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Centre for Evidence-
Based Medicine

Can clinicians actually practice EBM?

First of all, do full-time clinicians really recognize working in these modes? It appears so. In a survey of UK GPs (in which responders were more likely to hold MRCP certification), the great majority reported practicing at least part of their time in the "searching" mode, using evidence- based summaries generated by others (72%) and evidence-based practice guidelines or protocols (84%)i. On the other hand, far fewer claimed to understand (and be able to explain) the "appraising" tools of NNTs (35%) and confidence intervals (20%). Finally only 5% believed that "learning the skills of evidence-based medicine" (all five steps) was the most appropriate method for "moving from opinion-based medicine to evidence-based medicine.1"

Second, even if they recognize these modes, can they actually get at the evidence quickly enough to consider it on a busy clinical service? Again, it appears so, but examples are few. When a busy (180+ admissions per month) in-patient medical service brought electronic summaries of evidence previously appraised either by team members ("CATs"2) or by the summary journals3 to working rounds, it was documented that, on average, the former could be accessed in 10 seconds and the latter in 25 seconds. Moreover, when assessed from the viewpoint of the most junior member of the team caring for the patient, this evidence changed 25% of their diagnostic and treatment suggestions and added to a further 23% of them.

Third, even if they can get at it, can clinicians actually provide evidence-based care to their patients? Again, it appears so from audits carried out on clinical services that attempt to operate in the searching and appraising modes. The first of these examined the evidence-base for the primary interventions applied to the primary diagnoses of consecutive patients on an in-patient medical service and documented that 82% of them were evidence-based (53% based on randomized trials or systematic reviews of randomized trials and 29% based on convincing non-experimental evidence)ii. Similar results have been obtained from audits of psychiatriciii, surgicaliv, pediatricv and generalvi practice.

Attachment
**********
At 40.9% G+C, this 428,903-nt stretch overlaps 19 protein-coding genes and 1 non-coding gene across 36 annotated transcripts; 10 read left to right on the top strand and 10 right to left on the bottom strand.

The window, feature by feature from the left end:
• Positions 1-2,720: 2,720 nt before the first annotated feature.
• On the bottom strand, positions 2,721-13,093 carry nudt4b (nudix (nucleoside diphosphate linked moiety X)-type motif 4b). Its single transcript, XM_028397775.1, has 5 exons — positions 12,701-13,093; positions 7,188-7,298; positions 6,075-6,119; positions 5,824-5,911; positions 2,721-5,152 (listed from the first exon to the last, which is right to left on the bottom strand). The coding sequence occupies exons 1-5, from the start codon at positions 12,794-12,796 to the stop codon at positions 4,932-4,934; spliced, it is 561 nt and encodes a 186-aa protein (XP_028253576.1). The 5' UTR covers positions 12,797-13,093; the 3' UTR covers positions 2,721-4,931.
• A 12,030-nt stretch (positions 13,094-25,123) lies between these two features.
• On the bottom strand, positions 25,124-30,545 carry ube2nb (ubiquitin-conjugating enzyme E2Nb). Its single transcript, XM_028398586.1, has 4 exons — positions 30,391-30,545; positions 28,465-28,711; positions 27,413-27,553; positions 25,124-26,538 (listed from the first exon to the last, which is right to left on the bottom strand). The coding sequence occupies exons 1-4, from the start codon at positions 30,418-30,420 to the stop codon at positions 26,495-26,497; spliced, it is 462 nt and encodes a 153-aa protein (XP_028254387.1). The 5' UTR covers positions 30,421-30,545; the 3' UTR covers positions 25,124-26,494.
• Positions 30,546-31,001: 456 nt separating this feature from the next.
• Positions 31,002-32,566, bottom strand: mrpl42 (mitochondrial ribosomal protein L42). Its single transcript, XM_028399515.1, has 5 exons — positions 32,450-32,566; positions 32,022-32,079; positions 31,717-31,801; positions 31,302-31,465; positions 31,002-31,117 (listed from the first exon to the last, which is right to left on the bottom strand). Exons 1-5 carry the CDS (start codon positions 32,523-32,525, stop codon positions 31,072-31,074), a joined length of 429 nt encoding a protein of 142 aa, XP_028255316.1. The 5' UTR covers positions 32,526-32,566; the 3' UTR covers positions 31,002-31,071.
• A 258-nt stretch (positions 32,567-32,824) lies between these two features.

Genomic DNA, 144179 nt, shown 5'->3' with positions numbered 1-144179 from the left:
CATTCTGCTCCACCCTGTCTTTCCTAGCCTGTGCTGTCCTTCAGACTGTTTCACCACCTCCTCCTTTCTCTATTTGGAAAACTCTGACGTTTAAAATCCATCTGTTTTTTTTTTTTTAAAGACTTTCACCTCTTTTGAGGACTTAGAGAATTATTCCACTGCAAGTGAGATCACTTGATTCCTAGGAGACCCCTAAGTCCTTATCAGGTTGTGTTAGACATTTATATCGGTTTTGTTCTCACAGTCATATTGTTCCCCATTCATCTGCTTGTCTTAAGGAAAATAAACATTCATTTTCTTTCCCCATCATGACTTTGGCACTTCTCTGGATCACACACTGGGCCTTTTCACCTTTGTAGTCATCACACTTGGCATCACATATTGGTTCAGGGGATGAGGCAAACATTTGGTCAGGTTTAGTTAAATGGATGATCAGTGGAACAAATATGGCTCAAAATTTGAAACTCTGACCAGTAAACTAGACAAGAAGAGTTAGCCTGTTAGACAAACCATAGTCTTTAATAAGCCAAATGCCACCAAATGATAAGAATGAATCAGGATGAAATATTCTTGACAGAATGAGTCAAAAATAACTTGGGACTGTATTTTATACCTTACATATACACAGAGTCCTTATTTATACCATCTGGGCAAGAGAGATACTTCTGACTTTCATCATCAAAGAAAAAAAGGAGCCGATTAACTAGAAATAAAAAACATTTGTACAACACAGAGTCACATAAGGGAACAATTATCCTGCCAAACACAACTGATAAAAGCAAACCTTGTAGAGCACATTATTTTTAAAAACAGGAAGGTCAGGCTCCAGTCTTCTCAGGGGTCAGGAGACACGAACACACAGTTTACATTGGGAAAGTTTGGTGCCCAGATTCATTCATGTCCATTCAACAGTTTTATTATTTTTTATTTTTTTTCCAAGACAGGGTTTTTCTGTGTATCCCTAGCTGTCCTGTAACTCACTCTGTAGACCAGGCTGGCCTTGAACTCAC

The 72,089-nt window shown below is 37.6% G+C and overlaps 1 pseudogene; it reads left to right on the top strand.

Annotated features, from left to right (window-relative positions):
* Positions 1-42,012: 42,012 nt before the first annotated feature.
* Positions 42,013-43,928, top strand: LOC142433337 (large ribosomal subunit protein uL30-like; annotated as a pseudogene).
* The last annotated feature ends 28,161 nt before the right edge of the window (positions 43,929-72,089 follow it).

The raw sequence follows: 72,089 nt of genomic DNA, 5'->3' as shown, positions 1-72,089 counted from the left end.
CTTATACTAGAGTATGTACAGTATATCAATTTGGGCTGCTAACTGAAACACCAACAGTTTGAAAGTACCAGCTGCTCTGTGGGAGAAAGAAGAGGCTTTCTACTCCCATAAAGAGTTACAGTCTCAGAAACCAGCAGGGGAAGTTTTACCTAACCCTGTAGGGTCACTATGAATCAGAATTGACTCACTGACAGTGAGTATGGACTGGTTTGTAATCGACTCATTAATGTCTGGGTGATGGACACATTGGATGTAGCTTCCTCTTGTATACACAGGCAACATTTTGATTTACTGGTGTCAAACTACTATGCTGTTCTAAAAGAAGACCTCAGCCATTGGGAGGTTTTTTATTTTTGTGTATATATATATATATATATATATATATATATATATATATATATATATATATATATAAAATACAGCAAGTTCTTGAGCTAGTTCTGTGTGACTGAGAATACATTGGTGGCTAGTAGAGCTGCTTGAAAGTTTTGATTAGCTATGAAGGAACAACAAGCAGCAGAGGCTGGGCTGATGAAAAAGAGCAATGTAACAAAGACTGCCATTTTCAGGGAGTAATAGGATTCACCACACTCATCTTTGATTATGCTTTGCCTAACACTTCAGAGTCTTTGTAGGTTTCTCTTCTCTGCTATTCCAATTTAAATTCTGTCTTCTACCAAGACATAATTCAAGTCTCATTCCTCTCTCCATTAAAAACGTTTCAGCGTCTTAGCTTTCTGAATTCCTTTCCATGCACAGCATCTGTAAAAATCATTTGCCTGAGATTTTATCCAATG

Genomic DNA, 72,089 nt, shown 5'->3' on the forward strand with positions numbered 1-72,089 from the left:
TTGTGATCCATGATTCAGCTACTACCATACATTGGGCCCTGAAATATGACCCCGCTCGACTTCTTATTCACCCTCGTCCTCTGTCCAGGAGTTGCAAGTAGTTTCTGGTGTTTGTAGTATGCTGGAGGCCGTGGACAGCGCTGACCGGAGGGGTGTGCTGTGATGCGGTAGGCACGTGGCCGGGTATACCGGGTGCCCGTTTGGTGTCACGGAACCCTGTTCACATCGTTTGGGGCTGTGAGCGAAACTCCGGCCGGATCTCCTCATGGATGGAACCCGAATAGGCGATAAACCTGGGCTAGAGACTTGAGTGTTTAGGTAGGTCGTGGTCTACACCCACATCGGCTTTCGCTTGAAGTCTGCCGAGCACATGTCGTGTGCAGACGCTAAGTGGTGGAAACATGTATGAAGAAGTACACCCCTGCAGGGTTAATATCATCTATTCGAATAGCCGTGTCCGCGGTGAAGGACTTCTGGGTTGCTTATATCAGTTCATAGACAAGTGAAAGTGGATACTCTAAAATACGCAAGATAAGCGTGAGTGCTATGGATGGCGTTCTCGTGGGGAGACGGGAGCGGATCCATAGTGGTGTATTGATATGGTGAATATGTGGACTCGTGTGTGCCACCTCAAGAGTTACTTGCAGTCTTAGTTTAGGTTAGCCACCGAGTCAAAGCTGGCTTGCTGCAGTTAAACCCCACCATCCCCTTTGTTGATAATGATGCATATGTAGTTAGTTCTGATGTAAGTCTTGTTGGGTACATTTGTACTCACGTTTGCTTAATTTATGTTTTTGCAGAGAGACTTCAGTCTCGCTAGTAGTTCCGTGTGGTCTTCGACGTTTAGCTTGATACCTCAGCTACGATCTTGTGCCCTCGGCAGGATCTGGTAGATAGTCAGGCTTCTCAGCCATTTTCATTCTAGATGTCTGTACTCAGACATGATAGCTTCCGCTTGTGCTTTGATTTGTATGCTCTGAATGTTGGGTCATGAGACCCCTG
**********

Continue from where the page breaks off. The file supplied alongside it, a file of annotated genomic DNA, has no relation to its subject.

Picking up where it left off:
1. As it happens, this latter result is surprisingly close to a 1981 guessimate by the authors of the McMaster University readers guides that only 6% of clinicians would be likely to master and use critical appraisal skills). [Sackett DL, Haynes RB, Tugwell P, Neufeld VR, personal communication, 1999.]
  2. CATs, or Critically-Appraised Topics, are discussed in detailed on page 87.
  3. Best Evidence, described on page 32 - 33.


  1. McColl A, Smith H, White P, Field J: General practitioners' perceptions of the route to evidence based medicine: a questionnaire survey. BMJ 1998;316:361-5
  2. Ellis J, Mulligan I, Rowe J, Sackett DL: Inpatient general medicine is evidence based. Lancet 1995;346:407-10. This whole series of studies are summarised and updated by Andrew Booth on his excellent website: http://www.shef.ac.uk/~scharr/ir/percent.html
  3. Geddes JR, Game D, Jenkins NE, Peterson LA, Pottinger GR, Sackett DL: In-patient psychiatric care is evidence-based. Proceedings of the Royal College of Psychiatrists Winter Meeting. Stratford, UK. January 23-5, 1996.
  4. Howes N, Chagla L, Thorpe M, McCulloch P: Surgical practice is evidence based. Br J Surg 1997;84:1220-3
  5. Kenny SE, Shankar KR, Rintala R, Lamont GL, Lloyd DA : Evidence-based surgery: interventions in a regional paediatric surgical unit. Arch Dis Child 1997;76:50-3
  6. Gill P, Dowell AC, Neal RD, Smith N, Heywood P, Wilson AE: Evidence based general practice: a retrospective study of interventions in one training practice. BMJ. 1996;312:819-21.